There was more to Mijas to discover. One of the shops featured a local award winning artist that took pictures from all over the world. We spent almost a full hour in this place and had our minds wander all over the planet as we experienced his lens of humanity from Africa, Spain, Nepal, India, and other parts of Europe. I found myself in tears at some of the art work, of women with babies suckling and an automatic rifle around her neck. It left me speechless at the struggle for life around the planet, and what we take for granted. Pictures of kids struggling to get a glimpse of school books so they can learn a language, and struggles in life altogether left me speechless…
I could have spent all day in this shop and mourned over aspects of humanity and celebrated this man’s work. It left me impressed to do more with my life and resources, and encourage others to do the same.
Every morning Teresa and I would go to a square where we would have coffee and talks about our adventure. We sat and admired the views and the history of Mijas, and watched the elders of the village hurry to their favorite spots on the square. These are the people I hope to communicate with someday. The stories they could share of the people and places they have seen. It is so rare to see elders of communities any more. These are the unspoken beautiful things that you have to slow down for. The elders of Mijas is one of them.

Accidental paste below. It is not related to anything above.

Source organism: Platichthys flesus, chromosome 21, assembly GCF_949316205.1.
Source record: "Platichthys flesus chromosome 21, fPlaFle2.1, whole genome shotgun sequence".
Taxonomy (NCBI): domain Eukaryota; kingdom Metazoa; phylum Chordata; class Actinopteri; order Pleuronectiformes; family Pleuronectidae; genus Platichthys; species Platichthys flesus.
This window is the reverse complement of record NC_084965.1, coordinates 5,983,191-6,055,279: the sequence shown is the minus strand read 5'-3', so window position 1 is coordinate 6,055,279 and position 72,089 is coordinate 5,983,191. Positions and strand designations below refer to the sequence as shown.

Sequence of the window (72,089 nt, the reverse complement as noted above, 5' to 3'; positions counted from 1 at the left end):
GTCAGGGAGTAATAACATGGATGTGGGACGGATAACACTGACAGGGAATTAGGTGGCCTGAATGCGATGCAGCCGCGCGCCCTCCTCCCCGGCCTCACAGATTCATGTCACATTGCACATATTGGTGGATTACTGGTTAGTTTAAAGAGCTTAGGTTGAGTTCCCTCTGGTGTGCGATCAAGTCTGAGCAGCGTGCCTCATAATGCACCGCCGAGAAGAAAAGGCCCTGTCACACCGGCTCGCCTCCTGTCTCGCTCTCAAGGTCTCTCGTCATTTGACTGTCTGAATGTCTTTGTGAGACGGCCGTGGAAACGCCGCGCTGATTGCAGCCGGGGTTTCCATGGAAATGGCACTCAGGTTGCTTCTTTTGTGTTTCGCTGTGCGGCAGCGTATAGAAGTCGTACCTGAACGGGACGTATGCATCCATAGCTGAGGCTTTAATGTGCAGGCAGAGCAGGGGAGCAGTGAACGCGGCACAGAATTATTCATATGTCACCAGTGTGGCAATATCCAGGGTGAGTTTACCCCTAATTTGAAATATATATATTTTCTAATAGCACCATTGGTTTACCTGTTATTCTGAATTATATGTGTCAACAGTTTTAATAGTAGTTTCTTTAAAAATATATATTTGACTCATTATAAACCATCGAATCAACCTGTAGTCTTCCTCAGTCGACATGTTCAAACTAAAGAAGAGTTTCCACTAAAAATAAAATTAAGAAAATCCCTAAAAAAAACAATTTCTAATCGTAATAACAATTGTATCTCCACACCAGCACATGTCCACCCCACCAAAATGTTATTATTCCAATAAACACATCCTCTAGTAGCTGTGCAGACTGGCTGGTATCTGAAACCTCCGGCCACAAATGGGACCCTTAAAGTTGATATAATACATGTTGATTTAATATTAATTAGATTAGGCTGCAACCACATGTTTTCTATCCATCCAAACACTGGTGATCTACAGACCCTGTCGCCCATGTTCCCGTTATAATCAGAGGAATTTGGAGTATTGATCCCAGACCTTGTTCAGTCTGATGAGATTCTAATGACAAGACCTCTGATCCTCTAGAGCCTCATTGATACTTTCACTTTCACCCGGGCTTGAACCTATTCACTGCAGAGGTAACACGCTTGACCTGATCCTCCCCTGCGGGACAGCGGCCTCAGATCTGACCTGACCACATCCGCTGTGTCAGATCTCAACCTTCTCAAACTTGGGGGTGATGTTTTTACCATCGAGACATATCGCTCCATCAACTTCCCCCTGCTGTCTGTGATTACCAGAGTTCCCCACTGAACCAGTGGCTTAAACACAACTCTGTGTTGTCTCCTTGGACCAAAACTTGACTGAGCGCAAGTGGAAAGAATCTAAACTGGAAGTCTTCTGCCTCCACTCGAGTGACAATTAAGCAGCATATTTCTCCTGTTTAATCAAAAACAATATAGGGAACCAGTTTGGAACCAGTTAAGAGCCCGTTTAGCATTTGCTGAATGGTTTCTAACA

On our last day together, Teresa and I headed with our friends to Malaga. This is was a great city a bit north of Mijas where once again the warm Mediterranean breeze kissed our faces. We toured the cathedral of Malaga, tasted the best port I have ever had, ate Italian food on the streets where Spanish dancers were sharing their art with the foodies. We had hoped to have more time in Malaga, as it was a city full of life and culture. It reminded us of a small Barcelona where life and family seemed to collide on all sides. The boardwalk along the sea was teaming with life in the open air markets and small tapas and wine bars dotted our path. We were walking rather quickly now as Teresa was about to head back to the states via London. Gary kept telling us we were walking too slowly and needed to hurry. Teresa always walks fast, but in Spain, she seemed to blend in with the rhythms of the people and culture and enjoyed every step she took. I kept pace with Gary, and would look behind me to see Teresa engaged in deep and meaningful conversation with Lisa. It put a smile on my face.
We loved our time here and as I mentioned in the previous blog, Spain has captured a little piece of our hearts. We fell in love with the people, the culture, and a nation that we knew not. I was reminded of a verse that I have kept close to my heart for about 15 years:
“Surely you will summon a nation that you know not, and a nation that does not know you will hasten to you because of the Lord your God, the Holy One of Israel has endowed you with splendor.” Isaiah 55:5
We love you Spain. We see the glory of God all over you. Who knows what God may do? Perhaps God….
My Next blog: My time with G42